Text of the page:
Once again I'm trying to keep my pencil sharp by reviewing single tracks from wherever, whenever, most of it fairly new unless otherwise stated. This time around I'm calling it "This Week's EP" because the EP is a lovable form: brief, intense in its focus compared to an LP, but spacious enough for some noodling around. The idea is that the included songs would fit on an EP. If that means six songs, or two, so be it. The point is to write this off-the-cuff, no planning, typos okay, lots of semi-colons, perhaps.
The endeavor to create a weekly update, or even any kind of regular update, on this site has failed before, and I expect it to fail again.
Track 1. "Complicated," Fitz and The Tantrums, from their new self-titled album (Elektra/WMG)
The zenith/nadir of indie pop in the sense of highly compressed synth-crunch made with the "spirit" of indie-rebellion-something-or-other, this song, on the heels of the band's single "HandClap," reminds me of the white-collar bar near the Short North Market called Brothers, a meat market kind of place I wandered into once years ago and will never wander into again. "Kissing like a car crash" is a good lyric, though. My rating: three half-smoked cigarette butts on a sidewalk.
When Prince passed away on April 21, I knew that my next column at PopMatters would be about him. That column, "Prince: Never Stop Arguing," is up now. Read it before reading any of what's below.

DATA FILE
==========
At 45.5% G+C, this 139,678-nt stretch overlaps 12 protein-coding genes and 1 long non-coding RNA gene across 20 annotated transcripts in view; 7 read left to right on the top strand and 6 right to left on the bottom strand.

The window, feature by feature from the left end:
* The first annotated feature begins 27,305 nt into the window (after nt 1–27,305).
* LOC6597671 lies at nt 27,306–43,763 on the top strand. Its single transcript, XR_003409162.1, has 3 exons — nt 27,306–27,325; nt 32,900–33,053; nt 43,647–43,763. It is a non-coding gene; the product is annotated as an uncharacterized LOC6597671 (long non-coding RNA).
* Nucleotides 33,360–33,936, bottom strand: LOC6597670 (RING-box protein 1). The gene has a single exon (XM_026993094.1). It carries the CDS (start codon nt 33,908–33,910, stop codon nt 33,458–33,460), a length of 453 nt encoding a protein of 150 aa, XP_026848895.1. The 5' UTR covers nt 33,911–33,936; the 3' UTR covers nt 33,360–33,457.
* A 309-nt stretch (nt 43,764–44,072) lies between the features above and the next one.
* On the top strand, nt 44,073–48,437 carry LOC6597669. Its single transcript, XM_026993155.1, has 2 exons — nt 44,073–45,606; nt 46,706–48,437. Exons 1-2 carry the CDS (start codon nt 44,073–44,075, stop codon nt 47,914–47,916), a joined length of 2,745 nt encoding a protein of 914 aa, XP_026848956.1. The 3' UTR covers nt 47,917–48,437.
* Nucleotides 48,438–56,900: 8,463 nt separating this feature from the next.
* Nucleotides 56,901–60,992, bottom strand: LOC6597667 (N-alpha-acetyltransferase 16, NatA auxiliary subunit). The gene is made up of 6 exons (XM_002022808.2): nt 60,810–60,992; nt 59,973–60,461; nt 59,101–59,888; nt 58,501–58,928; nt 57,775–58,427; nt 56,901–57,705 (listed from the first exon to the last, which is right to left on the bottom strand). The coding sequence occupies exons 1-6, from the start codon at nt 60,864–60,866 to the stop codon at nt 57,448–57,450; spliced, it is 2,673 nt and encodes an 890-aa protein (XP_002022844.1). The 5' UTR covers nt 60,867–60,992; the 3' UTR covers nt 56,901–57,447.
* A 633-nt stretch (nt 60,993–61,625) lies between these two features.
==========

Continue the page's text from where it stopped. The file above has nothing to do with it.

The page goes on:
The problem was that I didn't know what to say. For me, trying to write about Prince has been like trying to walk around an ocean. Where do you even think about beginning? I've been a Prince fan since I was thirteen and first heard Purple Rain. As a young musician I was blown away by his talent, his soul, his ambition, his dedication. I traded for bootleg tapes. When my truck was broken into one night, I was more pissed about the thief taking my Paradiso live CD than I was about the shattered window. I've been trying to write about Prince for years, either for a PopMatters column or something else; I have a few stalled essays, one dating back to the album 3121, one as recent as last year.
I was fortunate enough to review Greil Marcus' two new books, Three Songs, Three Singers, Three Nations and Real Life Rock, for the Los Angeles Review of Books. The review is now up. Please consider checking out the many fantastic writers and thinkers at LARB, which has quickly become one of my favorite sites.
I don't have much in the way of extended thoughts, but here's a bit more....